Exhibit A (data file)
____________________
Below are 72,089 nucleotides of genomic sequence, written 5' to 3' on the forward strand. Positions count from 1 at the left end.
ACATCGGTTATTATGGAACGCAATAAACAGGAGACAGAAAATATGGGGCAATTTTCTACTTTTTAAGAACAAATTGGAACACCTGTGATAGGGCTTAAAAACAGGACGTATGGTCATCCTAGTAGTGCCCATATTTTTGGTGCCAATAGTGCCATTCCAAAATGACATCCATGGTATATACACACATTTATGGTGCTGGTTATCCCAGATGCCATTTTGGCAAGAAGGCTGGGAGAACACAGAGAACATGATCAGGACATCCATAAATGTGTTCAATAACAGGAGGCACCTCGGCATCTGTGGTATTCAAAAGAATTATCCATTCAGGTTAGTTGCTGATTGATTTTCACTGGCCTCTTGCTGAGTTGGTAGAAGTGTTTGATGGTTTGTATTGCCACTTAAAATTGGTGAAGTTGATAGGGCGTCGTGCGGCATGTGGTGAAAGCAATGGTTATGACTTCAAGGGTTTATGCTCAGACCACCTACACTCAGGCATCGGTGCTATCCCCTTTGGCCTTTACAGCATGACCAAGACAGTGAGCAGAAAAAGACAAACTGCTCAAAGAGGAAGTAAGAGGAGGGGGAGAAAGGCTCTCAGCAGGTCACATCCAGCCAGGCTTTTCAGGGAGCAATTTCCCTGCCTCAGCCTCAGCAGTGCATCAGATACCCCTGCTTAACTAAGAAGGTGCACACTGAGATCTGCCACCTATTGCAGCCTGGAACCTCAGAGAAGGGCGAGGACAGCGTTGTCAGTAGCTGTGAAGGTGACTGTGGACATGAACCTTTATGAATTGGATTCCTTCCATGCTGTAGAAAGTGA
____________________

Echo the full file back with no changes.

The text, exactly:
Below are 72,089 nucleotides of genomic sequence, written 5' to 3' on the forward strand. Positions count from 1 at the left end.
ACATCGGTTATTATGGAACGCAATAAACAGGAGACAGAAAATATGGGGCAATTTTCTACTTTTTAAGAACAAATTGGAACACCTGTGATAGGGCTTAAAAACAGGACGTATGGTCATCCTAGTAGTGCCCATATTTTTGGTGCCAATAGTGCCATTCCAAAATGACATCCATGGTATATACACACATTTATGGTGCTGGTTATCCCAGATGCCATTTTGGCAAGAAGGCTGGGAGAACACAGAGAACATGATCAGGACATCCATAAATGTGTTCAATAACAGGAGGCACCTCGGCATCTGTGGTATTCAAAAGAATTATCCATTCAGGTTAGTTGCTGATTGATTTTCACTGGCCTCTTGCTGAGTTGGTAGAAGTGTTTGATGGTTTGTATTGCCACTTAAAATTGGTGAAGTTGATAGGGCGTCGTGCGGCATGTGGTGAAAGCAATGGTTATGACTTCAAGGGTTTATGCTCAGACCACCTACACTCAGGCATCGGTGCTATCCCCTTTGGCCTTTACAGCATGACCAAGACAGTGAGCAGAAAAAGACAAACTGCTCAAAGAGGAAGTAAGAGGAGGGGGAGAAAGGCTCTCAGCAGGTCACATCCAGCCAGGCTTTTCAGGGAGCAATTTCCCTGCCTCAGCCTCAGCAGTGCATCAGATACCCCTGCTTAACTAAGAAGGTGCACACTGAGATCTGCCACCTATTGCAGCCTGGAACCTCAGAGAAGGGCGAGGACAGCGTTGTCAGTAGCTGTGAAGGTGACTGTGGACATGAACCTTTATGAATTGGATTCCTTCCATGCTGTAGAAAGTGA